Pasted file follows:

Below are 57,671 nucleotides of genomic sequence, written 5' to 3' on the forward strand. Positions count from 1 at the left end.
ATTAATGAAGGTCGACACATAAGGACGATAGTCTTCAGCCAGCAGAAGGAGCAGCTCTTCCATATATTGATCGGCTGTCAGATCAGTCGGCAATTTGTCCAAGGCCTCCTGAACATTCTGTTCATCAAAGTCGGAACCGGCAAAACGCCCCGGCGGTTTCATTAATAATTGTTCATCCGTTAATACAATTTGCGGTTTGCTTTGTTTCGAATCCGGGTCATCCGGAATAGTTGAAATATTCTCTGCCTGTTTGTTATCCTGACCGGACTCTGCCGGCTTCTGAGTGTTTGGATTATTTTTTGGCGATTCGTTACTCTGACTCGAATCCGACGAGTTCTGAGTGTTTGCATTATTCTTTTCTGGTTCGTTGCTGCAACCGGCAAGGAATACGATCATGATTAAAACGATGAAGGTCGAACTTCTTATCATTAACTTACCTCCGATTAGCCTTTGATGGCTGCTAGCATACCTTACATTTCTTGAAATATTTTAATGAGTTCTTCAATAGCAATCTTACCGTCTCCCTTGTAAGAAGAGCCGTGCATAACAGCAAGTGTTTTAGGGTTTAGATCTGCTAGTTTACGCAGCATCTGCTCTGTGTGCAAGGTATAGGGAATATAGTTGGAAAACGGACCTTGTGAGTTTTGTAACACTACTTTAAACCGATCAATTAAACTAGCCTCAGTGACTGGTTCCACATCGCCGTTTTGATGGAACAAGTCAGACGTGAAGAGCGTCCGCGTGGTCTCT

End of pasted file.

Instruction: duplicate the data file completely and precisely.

Below are 57,671 nucleotides of genomic sequence, written 5' to 3' on the forward strand. Positions count from 1 at the left end.
ATTAATGAAGGTCGACACATAAGGACGATAGTCTTCAGCCAGCAGAAGGAGCAGCTCTTCCATATATTGATCGGCTGTCAGATCAGTCGGCAATTTGTCCAAGGCCTCCTGAACATTCTGTTCATCAAAGTCGGAACCGGCAAAACGCCCCGGCGGTTTCATTAATAATTGTTCATCCGTTAATACAATTTGCGGTTTGCTTTGTTTCGAATCCGGGTCATCCGGAATAGTTGAAATATTCTCTGCCTGTTTGTTATCCTGACCGGACTCTGCCGGCTTCTGAGTGTTTGGATTATTTTTTGGCGATTCGTTACTCTGACTCGAATCCGACGAGTTCTGAGTGTTTGCATTATTCTTTTCTGGTTCGTTGCTGCAACCGGCAAGGAATACGATCATGATTAAAACGATGAAGGTCGAACTTCTTATCATTAACTTACCTCCGATTAGCCTTTGATGGCTGCTAGCATACCTTACATTTCTTGAAATATTTTAATGAGTTCTTCAATAGCAATCTTACCGTCTCCCTTGTAAGAAGAGCCGTGCATAACAGCAAGTGTTTTAGGGTTTAGATCTGCTAGTTTACGCAGCATCTGCTCTGTGTGCAAGGTATAGGGAATATAGTTGGAAAACGGACCTTGTGAGTTTTGTAACACTACTTTAAACCGATCAATTAAACTAGCCTCAGTGACTGGTTCCACATCGCCGTTTTGATGGAACAAGTCAGACGTGAAGAGCGTCCGCGTGGTCTCT